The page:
Some games were very quick (100 minutes) while others slower (one took 275 minutes), but typically games were completed between 150 and 160 minutes, showing that Crossfire is a system that can generally be relied upon to give decisive results quickly.

Thanks to its unusual initiative system, contrasting with the conventional fixed-length alternating turns of most wargame rule systems, Crossfire is well-suited to being played with a chess clock. Three games were played this way, with players thinking quickly while their clocks ticked down, and then hurriedly pressing their clock buttons when initiative swapped. In all three games, time became quite critical near the end, with both sides making very quick moves to avoid running out of time. This can greatly add to the excitement of a game.

A 10mm scale Panther prowls in Game #16. It soon came to grief.

Requirements from the players

Players had to commit to play a game of Crossfire on April 4th 2009. A reasonable familiarity with the rules was required, but there was time for rehearsal games before the big day, and in the event some Crossfire novices did take part, especially in the umpired games. They needed the time, a table, figures, dice, and the rules. All had some figures for Germans, and a couple of games used Russian figures for the allies, as substitutes for some western allied force. This was Crossfire, so everyone needed plenty of things to represent terrain.

The players sent me details of what figures and terrain they had, their table size, time slot available etc., and I wrote scenarios suited to these.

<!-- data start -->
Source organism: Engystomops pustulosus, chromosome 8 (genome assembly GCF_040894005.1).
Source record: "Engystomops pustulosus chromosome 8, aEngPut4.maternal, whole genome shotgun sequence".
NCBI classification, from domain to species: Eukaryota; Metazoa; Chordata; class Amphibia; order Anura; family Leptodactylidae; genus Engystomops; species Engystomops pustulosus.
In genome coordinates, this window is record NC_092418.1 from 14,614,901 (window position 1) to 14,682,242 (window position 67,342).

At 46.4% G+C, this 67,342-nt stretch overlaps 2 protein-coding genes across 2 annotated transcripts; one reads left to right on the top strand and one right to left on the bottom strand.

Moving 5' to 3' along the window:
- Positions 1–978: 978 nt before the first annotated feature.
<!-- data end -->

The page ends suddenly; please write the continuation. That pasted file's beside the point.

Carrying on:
Players also needed access to the internet, either where they were to play their games or nearby, so that they could send in the results of their games as soon as they were over. A digital camera was a asset too, as it could help to make the reports of games prettier.

Most of all, the players needed a degree of commitment. The campaign was constructed with a chain of scenarios, each affecting the next to be played. This meant that one broken link would spoil things for other players. Crossfire is a decisive and fast system, however, so I felt pretty confident that even novice players should be able to finish off their games without too much trouble.

A decisive moment: plucky commandos in Game #6 (England) blow up an SS Panther.


From the briefing given to all players:

"It is 1944 and the Germans are on the retreat. Allied forces are pressing forwards and hoping to encircle pockets of the enemy and force surrenders on a large scale. The Germans, though being forced back, are still resisting well, and have not collapsed. The nineteen games of the campaign are all part of this same operation. Every game of the campaign will have some knock-on consequence for later games. Both sides must conserve forces and resources, and yet both are pressed for time. The allies must advance quickly if they are to catch large numbers of Germans before they can retreat and regroup. The Germans must react to the changing situation rapidly to ensure that they are not encircled. Achieving objectives quickly can never hurt, and can make a great difference to your side's chances of success of later games. You will not be told in advance what the knock-on consequences of your game(s) will be. You will find out what good you did in after-action reports."